With the Cowboys’ supporting cast remaining the same this upcoming season, it would not be an absolute shock to see Beasley continue to make strides with second-year quarterback Dak Prescott. Could a 100-reception, 1,000-plus yard season be in the cards?
Harrison Smith, safety, Minnesota Vikings
A Pro Bowler each of the past two seasons, Smith somehow doesn’t get the same notoriety as the Earl Thomas and Eric Berrys of the world. Maybe it’s where he plays. It could also have to do with the fact that Smith wasn’t a top-10 pick with lofty expectations heading into the NFL. Either way, he’s the best kept secret in the twin cities.
Here’s a guy that plays both the run and the pass at an elite level. He’s a sure tackler. He can act as a second line of defense from the center field position. Heck, Smith has the capability to go up against receivers on the outside. It doesn’t necessarily show up in the numbers (two passes defended, zero interceptions in 2016), but it’s surely an important aspect of what the Vikings are building on defense.
A player of this ilk helps outside corners do their thing. That’s one of the primary reasons Xavier Rhodes has taken his game to an elite level. It’s not a sexy position, but it creates a situation where a defense is able to do a whole lot more against the pass.
Gabe Jackson, guard, Oakland Raiders
Interior offensive linemen in general fly under the radar. They are also best kept secrets for a reason. In today’s pass-first NFL, most of the focus is on EDGE rushers from the outside. Can a defensive player get to the quarterback outside of the tackle? If so, it can create mistakes that changes a game on a dime.
With that said, more quarterbacks in today’s NFL struggle when faced with pressure from the interior of the defensive line. That’s where teams must find elite-level interior pass protectors. That’s also an area Jackson has dominated in throughout his three-year career in Oakland.
2016 Review – Gabe Jackson:
— Evert Geerlings (@E_Geerlings) February 15, 2017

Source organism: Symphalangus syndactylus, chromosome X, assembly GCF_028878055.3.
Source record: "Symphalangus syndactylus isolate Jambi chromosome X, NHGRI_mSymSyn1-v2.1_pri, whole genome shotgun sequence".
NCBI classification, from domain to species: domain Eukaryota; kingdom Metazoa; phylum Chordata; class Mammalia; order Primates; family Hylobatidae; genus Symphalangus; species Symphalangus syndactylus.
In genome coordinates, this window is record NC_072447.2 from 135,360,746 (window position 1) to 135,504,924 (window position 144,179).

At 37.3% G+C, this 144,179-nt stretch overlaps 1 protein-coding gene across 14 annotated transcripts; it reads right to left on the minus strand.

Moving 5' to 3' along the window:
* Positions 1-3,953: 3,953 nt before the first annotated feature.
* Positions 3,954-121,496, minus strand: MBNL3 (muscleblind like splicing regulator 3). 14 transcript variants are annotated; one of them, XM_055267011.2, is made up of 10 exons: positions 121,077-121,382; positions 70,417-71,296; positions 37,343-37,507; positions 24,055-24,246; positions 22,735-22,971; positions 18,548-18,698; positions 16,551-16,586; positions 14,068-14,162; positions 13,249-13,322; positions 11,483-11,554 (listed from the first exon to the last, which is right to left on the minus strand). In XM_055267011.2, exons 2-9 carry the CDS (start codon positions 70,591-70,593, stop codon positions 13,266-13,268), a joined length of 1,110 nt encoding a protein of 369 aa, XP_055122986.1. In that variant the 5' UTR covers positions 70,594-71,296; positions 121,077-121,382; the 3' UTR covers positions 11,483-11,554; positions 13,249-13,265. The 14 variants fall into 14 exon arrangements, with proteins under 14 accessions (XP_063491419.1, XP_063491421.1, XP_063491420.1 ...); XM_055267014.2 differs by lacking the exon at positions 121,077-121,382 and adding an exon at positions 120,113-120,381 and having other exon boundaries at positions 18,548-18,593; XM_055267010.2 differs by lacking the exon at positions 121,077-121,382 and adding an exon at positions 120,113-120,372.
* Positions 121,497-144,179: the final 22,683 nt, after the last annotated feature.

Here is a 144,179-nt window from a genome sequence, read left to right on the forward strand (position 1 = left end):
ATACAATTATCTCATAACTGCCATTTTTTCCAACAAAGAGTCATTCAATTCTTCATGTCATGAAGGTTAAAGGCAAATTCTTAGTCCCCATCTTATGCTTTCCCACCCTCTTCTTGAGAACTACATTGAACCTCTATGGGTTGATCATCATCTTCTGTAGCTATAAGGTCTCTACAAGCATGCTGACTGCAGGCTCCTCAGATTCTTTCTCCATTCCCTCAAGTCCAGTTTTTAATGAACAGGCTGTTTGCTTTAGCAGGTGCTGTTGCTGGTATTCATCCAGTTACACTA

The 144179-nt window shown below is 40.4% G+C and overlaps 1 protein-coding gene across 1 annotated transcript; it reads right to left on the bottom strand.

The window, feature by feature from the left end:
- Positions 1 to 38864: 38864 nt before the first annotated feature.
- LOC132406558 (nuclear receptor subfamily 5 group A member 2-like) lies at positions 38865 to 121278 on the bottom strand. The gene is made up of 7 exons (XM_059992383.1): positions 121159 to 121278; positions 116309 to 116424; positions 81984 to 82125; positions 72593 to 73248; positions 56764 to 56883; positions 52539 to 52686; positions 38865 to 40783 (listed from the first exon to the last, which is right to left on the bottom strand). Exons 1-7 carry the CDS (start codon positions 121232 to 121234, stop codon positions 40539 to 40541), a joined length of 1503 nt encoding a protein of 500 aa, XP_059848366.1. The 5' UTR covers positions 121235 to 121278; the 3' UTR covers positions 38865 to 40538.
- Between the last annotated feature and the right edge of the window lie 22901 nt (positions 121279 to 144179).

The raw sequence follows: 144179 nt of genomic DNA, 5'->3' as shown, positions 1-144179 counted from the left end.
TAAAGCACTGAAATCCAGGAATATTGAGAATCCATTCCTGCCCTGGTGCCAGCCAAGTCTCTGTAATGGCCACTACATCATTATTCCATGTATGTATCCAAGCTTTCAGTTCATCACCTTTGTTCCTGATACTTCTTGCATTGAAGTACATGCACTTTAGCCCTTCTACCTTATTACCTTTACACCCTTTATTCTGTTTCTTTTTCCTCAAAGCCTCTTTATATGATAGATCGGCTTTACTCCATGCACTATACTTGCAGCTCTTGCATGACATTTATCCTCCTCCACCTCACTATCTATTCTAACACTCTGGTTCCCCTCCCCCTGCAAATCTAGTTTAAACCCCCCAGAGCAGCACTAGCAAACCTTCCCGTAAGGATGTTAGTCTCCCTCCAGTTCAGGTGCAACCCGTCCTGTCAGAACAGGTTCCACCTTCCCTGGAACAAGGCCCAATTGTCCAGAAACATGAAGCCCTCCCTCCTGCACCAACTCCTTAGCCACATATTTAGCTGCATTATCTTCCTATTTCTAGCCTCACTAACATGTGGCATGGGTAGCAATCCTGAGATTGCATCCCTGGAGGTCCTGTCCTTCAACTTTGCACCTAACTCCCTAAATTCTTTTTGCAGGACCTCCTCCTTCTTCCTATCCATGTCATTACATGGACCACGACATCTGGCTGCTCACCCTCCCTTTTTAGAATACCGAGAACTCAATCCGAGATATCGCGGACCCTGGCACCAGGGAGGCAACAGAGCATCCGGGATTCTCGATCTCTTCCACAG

It’s also important to note here that Jackson has proven himself to be an elite two-way player. Not only did he go through the 2016 season without yielding a sack, the former second-round pick helped lead one of the game’s best rushing attacks. He did so without the Raiders boasting a top-level running back.
One has to wonder whether that will change with Marshawn Lynch now handling the rock in Oakland. Is it possible that the Raiders could finish in the top five in both rushing and passing? If so, Jackson himself will no longer be considered a best kept secret.
DeForest Buckner, defensive line, San Francisco 49ers
Entering his second year in the NFL, Buckner projects as a Pro Bowler at some point here soon. As a rookie last season, the former top-10 pick recorded 73 tackles and a team-high six sacks on an otherwise disastrous and talent-stricken 49ers defense.
In fact, he was among the best players at his position in the entire league. He also proved to be nothing short of a three-down player during his initial campaign.
In his first season in the NFL, 49ers DE DeForest Buckner led all interior defenders with 1,007 snaps on the field pic.twitter.com/JWWBRZSFHK
— PFF (@PFF) March 27, 2017
Buckner is now slated to move outside to defensive end in Robert Saleh’s new defense. This will create wide-ranging matchup problems with tackles expected to take on his 6-foot-7, 291-pound frame.
It’s easy to be a best kept secret on a one-win team while being tasked to take on hogs inside. Once Buckner flourishes in his new role, the secret itself will be out of the bag.
Jack Doyle, tight end, Indianapolis Colts
How good was Doyle last season? Indianapolis pretty much gave away starting tight end Dwayne Allen to the defending champion Patriots for pennies on the dollar. It then signed the 27-year-old former undrafted free agent to a solid extension in the offseason.
The Western Kentucky product put up 59 receptions for 584 yards and five touchdowns in 2016. He also caught a tremendous 79 percent of the passes thrown in his direction.
Assuming Andrew Luck is back on the field at 100 percent this upcoming season, look for Doyle to continue producing at a high level. In fact, it would not be an absolute shock to see him improve his numbers leaps and bounds from a breakout 2016 campaign.
Deion Jones, linebacker, Atlanta Falcons
A first-year starter as a rookie last season, Jones’ secret to remaining under the radar was the elite-level offense the eventual NFC Champion Falcons boasted. But make no mistake about it, he played a huge role in the team’s surprising success.
Jones filled the stat sheet in a huge way, recording 106 tackles, 11 passes defended, three interceptions, two touchdowns and one forced fumble. He also came up absolutely huge in the playoffs for Atlanta.
Look for Jones to take on a larger role as a team leader this upcoming season, pretty much letting everyone know the cat is out of the bag in the process. A Pro Bowl caliber player last season, it would not be a shock to see Jones challenge for All-Pro honors in 2017.